Deletions or duplications of chromosomal segment 16p11.2 — previously reported as a key autism region — are seen in people with developmental delays and speech and behavioral problems, but not necessarily autism. That’s the finding from two large studies published last week of people carrying these rare genetic variations.
The results suggest that variants in the 16p11.2 region — referred to briefly as 16p — must pair with other genetic or environmental factors to cause the full-blown social deficits and stereotyped behaviors seen in autism, the researchers say.
“We are trying to make it clear that the association with autism is there, but also to be open-minded to other conditions that are associated with this rearrangement,” says Marwan Shinawi, an investigator on one of the studies, led by researchers at Baylor College of Medicine in Houston, Texas.
Published online 12 November in the Journal of Medical Genetics1, that study analyzed 45 people with 16p variants. The other new report, published online by Spokane-based Signature Genomics the same day in the Journal of Neurodevelopmental Disorders2, analyzed 77 individuals carrying abnormalities in the region — the largest such group to date.
Both reports found that the most common symptoms in people carrying these variants are speech delay and cognitive impairments.
“It’s probably a bit of a misnomer that this has been flagged as an autism disorder,” says Evan Eichler, an investigator on the Signature study. “If you look at all of the studies, the speech delay issue is pretty much the most highly penetrant feature of this disease, and I think that’s why it gets classified as autism quite frequently.”
Two other studies this year dove into the complicated medical histories of people carrying 16p variants. All of them found that the region is associated with a wide variety of clinical features, and that only a subset of people carrying the variants also have autism.
“There’s been a number of these medical record reviews now and I think we have an overall feel for these individuals,” notes Ellen Hanson, director of the Phenotyping Core at Children’s Hospital Boston, who was not involved in either new study. “But none of the studies has really done any rigorous phenotypic analysis of the patients. It’s a great time to take the next step.”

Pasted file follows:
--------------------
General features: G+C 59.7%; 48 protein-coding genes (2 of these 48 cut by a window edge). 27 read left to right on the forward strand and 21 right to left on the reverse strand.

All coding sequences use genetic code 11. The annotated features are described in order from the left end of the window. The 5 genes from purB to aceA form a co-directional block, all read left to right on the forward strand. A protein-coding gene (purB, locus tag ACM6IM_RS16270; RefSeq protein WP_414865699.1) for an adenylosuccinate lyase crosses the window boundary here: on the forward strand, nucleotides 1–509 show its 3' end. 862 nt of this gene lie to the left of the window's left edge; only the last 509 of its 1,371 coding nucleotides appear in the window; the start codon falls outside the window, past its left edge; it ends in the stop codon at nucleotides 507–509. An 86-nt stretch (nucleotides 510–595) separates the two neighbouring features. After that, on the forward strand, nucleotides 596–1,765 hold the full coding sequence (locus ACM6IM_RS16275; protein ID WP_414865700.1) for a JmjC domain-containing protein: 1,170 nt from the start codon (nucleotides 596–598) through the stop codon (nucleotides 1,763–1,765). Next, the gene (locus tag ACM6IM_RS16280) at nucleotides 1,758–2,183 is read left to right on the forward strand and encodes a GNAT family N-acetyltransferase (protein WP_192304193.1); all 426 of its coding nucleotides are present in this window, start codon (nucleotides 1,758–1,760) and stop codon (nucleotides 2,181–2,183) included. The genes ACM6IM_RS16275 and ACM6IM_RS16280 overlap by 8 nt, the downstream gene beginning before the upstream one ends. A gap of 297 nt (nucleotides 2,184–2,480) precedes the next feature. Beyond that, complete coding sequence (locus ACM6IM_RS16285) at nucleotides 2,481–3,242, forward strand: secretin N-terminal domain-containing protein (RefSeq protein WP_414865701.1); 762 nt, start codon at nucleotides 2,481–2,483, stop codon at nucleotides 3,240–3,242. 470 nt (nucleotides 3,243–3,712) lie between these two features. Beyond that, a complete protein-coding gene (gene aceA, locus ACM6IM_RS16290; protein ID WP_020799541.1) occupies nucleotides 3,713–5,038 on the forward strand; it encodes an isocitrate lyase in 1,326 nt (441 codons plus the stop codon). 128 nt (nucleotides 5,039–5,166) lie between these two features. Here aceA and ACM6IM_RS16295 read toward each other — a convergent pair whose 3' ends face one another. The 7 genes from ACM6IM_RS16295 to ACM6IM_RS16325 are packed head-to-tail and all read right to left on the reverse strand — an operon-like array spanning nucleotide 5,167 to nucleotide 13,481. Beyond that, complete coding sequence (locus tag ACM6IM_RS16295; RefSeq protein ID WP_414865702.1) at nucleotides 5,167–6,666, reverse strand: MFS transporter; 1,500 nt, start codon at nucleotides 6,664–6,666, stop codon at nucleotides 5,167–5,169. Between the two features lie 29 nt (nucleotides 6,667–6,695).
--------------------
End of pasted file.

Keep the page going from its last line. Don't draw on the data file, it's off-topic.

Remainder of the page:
For a more complete clinical picture, researchers should use more rigorous and standardized psychological batteries, and try to collect brain imaging data on all participants, she says.
Since the trio of studies that first tied it to autism in early 2008, 16p11.2 has been one of the hottest regions of study in the field.
Those reports showed that deletions or duplications — dubbed ‘copy number variations’ (CNVs) — in the region crop up in about 1 percent of people with autism. But the studies also found these CNVs in a handful of people with schizophrenia, bipolar disorder, depression or no recorded health problems3.
Subsequent research told an even more complicated story of the region, which spans 600 kilobases and includes about 25 genes. For example, earlier this year, researchers identified 14 16p deletions in a group of 4,284 people with mental retardation, only one of whom has a confirmed autism diagnosis4.
Signature Genomics, a commercial molecular diagnostic laboratory, based its findings on blood samples sent in for tests for various health problems, including heart defects, seizure disorders and developmental delay. Most of the samples are from children or teenagers, and about 10 percent of the cases are referred because of suspected autism spectrum disorders (ASD), says Blake Ballif, the company’s director of product development and research.
Analyzing 9,773 blood samples using high-resolution DNA microarrays, the researchers identified 45 deletions and 32 duplications of the 16p region.
Six individuals carrying the deletion and three carrying the duplication have suspected autistic features, autism or Asperger syndrome — that’s about 1.1 percent of the total number of autism cases the company has received, and roughly consistent with previous studies.
But the company also identified 16p variants in 0.76 percent of its non-autism referrals, and in 3.1 percent of samples identified with genetic abnormalities.
Similarly, the other study analyzed blood samples sent to the Medical Genetics Laboratories at Baylor College of Medicine. About 70 percent of the samples are from people who live in Texas, according to Shinawi, who led the clinical work.